THE DIGGERS BANE. Sir, I beg the favour of a space in the columns of your journal for the insertion of a few remarks on the Chinese Question, in order to disprove the arguments by Mr Kelly and other Chinese advocates as to the desirability of this class of immigrants. I have been mining in the neighbourhood of Campbell's Creek during the last four years and have observed a gradual decline in the yield of this gold-field from the time those 'desirable' people came in force until the present, the cause of which decline is entirely attributable to these destructive people, as will be shown. 1stly. By their destroying the water in the back gullies, the working of which in the dry season is thereby rendered unprofitable, as most of the wash-dirt will not pay for carting, and they are consequently abandoned. 2ndly, By their washing large quantities of surface tailings and refuse they fill up hundreds of holes which would otherwise be worked, whereby ground that is solid cannot be distinguished from that which is not. The quantity of profitable ground destroyed by this means is enormous: whole gullies in this locality have been completely levelled. Lastly. As soon as one of their party strikes gold at any place they come in droves and take entire possession of the ground, to the exclusion of all Europeans;in consequence of which the miner dare not leave his ground (though ever so poor) till worked out. This prevents new ground being opened up, keeps the miner poor and, unless laws are framed to keep these people in check, will eventually drive him off the diggings. It is wrong that ground opened up by European industry should be destroyed wholesale by hordes of ... heathens. As regards the profits derived from these people by storekeepers, I have been informed by several who do a large business with them that what is stolen by them more than equates the profit. Hoping that a check may be put on the influx of these people, I remain yours respectfully, A DIGGER AND A SUFFERER.
Letter to the editor, The Argus, 27 Oct 1856
I have no idea what John and Janet thought about the Chinese but I know from a reference in a memoir that Janet blamed ex-convicts from Van Diemens Land (Tasmania) for money that was stolen from their store on one occasion.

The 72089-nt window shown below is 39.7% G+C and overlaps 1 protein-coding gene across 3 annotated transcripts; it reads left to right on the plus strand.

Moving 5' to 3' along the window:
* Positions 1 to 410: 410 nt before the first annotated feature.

A year earlier, in 1855, a Chinese miner called Ling Hing was killed in a mine accident and John Hillgrove and another miner A. Restleaux, tried to save him. John was required to give evidence at the inquest. I have looked for the inquest papers in the archives and failed, possibly because of the spelling of the Chinese man's name. The misundstandings of law and culture on both sides is again evident in the newspaper article about the inquest.

Inquest on Ling Hing, The Argus 7 Jul 1855
I have visited the museum at Young in New South Wales, a museum that preserves items and educates us about the anti-Chinese riots which occurred at Lambing Flat near Young in 1860.

On the plus side, several years ago I visited the Golden Dragon Museum at Bendigo, the ‘Chinese Cultural Centre of Australia’. The museum opened in 1991 to document, interpret and preserve the Chinese heritage in Australia. It's a wonderful museum that celebrates the lives of Chinese miners and their families. It also houses the world’s longest imperial dragon, Sun Loong, who appears in the annual street parade each Easter. You could start to plan your visit here.

Tuesday, February 28, 2017

Trove Tuesday: Richard goes missing

Sarah Alice Hillgrove, my great-grandmother, lived in Victoria. Her father, John, was born in Youghal, Cork. John's sister, Alice, also migrated to Australia, with her husband Aaron Pope, but they lived in Sydney, New South Wales. There's more to the story of the Pope family's life in Australia but now I want to concentrate on one of the sons.

I don't think Sarah ever met her cousins but it is possible she met cousin Richard Pope because he lived in Melbourne, Victoria for a few years before moving to Western Australia. Richard was born in Redfern, Sydney in 1850, and had several brothers and sisters, but for reasons unknown he 'disappeared' when he was only 13 years old. The advertisement that his father placed in the paper mentions that he left from Dr Egan's place in Jamison St (near Circular Quay). There was also a similar notice in the Police Gazette. Is it possible that Richard was working at Dr Egan's?

New South Wales Police Gazette, Nov 1863 p. 350

Sydney Morning Herald  3 Nov 1863
Richard was still missing almost a year later but he must have been spotted because his father put another notice in the paper. He was only 14 years old so the parents must have been very concerned.

Sydney Morning Herald 2 September 1864
I wish I knew what happened next. At some time in the next few years Richard must have returned home because he married Millicent Haynes in 1882 in Waterloo, the suburb next to Redfern. And when his nephew died in 1885 Richard's name is there with his brothers in the funeral notice.

Funeral notices for John Aaron Pope. Richard is named in the fourth notice.
Sydney Morning Herald 27 Apr 1885
Richard appears to have worked as a plasterer and he and Millicent lived in Redfern and then Hawthorn in Victoria in the 1890s before moving to Fremantle in Western Australia. In 1903, when he was 53, there is a newspaper report about a work injury.

The West Australian 17 Jan 1903
Richard died at Fremantle in 1921 when he was 71. Millicent died 10 years later. There are numerous descendants. I wonder if any of them know what happened to Richard in his 'missing' years. Did he ever talk about it?

West Australian 21 Apr 1921
The newspaper articles can be found on the Trove website at the National Library.